“Scott Pruitt’s reign of venality is finally over. He made swamp creatures blush with his shameless excesses. All tolerated because Trump liked his zealotry. Shame,” Democratic U.S. Representative Gerry Connolly said.
The Environmental Working Group, a public-health and environment watchdog, called Mr. Pruitt “unquestionably the worst head of the agency in its 48-year history.”
Mr. Pruitt also rankled some Republican lawmakers, including in U.S. Midwest corn-producing states, with his efforts to overhaul a U.S. policy requiring biofuels such as corn-based ethanol in gasoline.
Republican Senator Chuck Grassley, of Iowa, said Mr. Trump made the “right decision.”
Other Republicans, as well as coal- and oil-industry groups, issued statements on Thursday saying Mr. Pruitt had been a good friend to industry.
“Scott Pruitt did great work to reduce the regulatory burdens facing our nation while leading the Environmental Protection Agency,” said Republican Senator Jim Inhofe, from Mr. Pruitt’s home state of Oklahoma.
‘Policy will remain’
Mr. Pruitt’s interim replacement, Mr. Wheeler, was a former lobbyist for Murray Energy, the United States’ largest underground-coal-mining company, and also worked for Mr. Inhofe – a self-described climate skeptic – on efforts to combat-climate legislation.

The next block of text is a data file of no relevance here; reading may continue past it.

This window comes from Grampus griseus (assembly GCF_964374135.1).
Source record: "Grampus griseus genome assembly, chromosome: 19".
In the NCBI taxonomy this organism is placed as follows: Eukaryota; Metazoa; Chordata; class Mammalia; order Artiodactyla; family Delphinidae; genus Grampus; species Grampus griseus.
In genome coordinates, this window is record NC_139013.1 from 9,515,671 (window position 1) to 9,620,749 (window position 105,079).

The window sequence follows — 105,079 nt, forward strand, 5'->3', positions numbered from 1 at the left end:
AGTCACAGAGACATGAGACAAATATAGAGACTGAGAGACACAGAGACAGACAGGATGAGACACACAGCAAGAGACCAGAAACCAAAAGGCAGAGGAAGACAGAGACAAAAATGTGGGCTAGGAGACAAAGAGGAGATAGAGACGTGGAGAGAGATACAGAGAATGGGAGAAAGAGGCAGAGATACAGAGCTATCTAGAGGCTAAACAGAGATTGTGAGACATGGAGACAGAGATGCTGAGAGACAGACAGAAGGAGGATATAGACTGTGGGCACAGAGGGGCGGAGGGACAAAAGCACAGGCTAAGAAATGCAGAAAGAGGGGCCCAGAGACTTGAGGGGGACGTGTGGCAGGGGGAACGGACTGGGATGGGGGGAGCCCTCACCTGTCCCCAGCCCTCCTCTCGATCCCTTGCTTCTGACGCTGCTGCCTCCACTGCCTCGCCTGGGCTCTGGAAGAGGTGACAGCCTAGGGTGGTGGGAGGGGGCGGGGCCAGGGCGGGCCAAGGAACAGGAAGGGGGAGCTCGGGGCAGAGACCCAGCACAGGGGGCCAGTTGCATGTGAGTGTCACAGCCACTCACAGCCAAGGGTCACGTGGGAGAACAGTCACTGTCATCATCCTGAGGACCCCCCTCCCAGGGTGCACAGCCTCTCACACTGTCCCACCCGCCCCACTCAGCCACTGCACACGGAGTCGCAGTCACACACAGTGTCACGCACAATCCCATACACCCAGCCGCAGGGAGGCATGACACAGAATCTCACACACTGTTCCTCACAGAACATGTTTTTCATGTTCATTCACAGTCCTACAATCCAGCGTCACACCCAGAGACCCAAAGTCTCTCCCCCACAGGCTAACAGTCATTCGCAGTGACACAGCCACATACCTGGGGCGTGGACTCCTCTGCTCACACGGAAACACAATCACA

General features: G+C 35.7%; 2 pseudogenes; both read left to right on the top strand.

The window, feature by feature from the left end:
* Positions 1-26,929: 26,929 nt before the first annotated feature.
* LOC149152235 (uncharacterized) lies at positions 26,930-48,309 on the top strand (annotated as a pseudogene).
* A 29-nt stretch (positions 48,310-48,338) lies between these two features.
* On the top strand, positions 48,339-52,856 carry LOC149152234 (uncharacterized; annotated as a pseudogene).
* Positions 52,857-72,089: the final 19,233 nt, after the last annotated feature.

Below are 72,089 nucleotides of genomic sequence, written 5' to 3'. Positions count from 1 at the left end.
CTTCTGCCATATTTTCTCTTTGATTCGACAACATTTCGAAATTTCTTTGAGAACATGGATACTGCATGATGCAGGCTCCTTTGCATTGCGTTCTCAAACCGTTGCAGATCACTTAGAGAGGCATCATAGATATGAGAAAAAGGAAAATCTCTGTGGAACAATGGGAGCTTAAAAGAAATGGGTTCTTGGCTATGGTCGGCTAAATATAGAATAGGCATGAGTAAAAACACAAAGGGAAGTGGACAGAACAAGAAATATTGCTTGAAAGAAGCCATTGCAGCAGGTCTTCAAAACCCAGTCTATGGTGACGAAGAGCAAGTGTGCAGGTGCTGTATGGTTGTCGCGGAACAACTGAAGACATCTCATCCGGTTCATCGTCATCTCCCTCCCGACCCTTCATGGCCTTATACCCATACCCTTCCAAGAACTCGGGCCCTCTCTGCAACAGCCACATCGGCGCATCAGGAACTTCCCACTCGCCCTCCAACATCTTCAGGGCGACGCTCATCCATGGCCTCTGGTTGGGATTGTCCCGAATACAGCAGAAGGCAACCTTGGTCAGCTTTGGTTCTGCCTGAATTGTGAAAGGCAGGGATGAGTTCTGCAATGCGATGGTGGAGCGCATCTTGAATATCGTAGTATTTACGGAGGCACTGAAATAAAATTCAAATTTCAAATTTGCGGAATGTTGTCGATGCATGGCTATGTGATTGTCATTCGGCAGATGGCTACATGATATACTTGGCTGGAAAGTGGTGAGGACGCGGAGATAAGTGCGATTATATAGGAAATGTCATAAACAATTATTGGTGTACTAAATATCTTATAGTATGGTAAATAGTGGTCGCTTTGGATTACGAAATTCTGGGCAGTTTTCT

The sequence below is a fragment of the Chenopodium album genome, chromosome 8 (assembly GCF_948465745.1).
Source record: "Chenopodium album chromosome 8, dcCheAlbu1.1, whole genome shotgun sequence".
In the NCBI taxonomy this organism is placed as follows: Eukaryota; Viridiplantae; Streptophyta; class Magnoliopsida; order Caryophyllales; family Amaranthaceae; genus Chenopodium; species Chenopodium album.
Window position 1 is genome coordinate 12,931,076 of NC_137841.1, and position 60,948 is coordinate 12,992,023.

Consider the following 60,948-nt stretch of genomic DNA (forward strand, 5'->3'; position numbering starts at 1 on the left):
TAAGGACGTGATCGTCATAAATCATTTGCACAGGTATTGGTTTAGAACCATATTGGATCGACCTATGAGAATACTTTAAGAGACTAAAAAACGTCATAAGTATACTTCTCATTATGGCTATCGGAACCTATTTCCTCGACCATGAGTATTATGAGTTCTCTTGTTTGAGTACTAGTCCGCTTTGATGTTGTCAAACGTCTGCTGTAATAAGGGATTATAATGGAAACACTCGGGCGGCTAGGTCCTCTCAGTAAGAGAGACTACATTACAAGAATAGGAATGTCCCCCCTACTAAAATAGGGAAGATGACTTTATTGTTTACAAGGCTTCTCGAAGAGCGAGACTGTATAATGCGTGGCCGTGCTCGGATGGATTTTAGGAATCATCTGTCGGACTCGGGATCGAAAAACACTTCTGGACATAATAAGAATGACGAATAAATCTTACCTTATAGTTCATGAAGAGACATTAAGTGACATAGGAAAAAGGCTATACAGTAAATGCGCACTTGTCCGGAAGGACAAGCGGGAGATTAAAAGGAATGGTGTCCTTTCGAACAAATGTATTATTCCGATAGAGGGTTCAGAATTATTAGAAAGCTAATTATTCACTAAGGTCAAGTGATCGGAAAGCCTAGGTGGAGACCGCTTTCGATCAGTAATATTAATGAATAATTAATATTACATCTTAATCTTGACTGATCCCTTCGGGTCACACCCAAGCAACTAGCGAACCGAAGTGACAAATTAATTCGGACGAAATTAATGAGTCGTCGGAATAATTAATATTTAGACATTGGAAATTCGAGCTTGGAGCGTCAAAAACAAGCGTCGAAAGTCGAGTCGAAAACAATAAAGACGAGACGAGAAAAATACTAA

Matt Dempsey, an energy lobbyist at consultancy FTI, said Mr. Wheeler will be less controversial than Mr. Pruitt, but without altering the agenda.
“He will be less political and more straightforward in his approach to the job, which is better for the Trump administration agenda in the long run. The politics will pass, but the policy will remain,” he said.
That alarmed some critics of the agency’s policies under the Trump administration.
Michael Mikulka, president of the American Federation of Government Employees Local 704, which represents some EPA workers in the Midwest, said Mr. Wheeler “has the potential to be just as destructive.”
“We urge him to immediately commit to undoing the massive damage to EPA’s work done under Pruitt’s leadership,” he said.